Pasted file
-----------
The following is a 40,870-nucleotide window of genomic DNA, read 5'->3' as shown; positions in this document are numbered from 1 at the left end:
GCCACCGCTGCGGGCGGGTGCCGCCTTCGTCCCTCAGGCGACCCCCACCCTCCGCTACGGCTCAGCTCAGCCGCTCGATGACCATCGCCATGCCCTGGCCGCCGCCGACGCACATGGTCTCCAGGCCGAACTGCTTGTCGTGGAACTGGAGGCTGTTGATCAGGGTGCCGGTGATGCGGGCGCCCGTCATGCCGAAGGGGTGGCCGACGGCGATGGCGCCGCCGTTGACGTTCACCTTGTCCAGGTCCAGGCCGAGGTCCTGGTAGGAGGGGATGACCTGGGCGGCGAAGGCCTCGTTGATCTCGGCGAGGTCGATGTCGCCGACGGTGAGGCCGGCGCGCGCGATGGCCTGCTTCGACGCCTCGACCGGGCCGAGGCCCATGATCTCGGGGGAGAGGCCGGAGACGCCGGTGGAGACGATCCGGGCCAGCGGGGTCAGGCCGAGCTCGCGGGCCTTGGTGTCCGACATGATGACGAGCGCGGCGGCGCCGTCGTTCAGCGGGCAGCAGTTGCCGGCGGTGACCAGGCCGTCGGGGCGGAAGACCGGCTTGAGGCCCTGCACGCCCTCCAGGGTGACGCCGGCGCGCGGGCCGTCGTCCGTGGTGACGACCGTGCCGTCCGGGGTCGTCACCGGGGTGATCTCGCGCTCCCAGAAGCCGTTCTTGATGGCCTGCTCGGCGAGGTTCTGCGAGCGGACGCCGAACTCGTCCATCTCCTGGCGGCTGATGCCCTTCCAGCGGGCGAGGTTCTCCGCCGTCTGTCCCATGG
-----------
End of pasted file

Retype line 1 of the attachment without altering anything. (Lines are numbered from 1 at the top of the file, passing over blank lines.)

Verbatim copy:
The following is a 40,870-nucleotide window of genomic DNA, read 5'->3' as shown; positions in this document are numbered from 1 at the left end: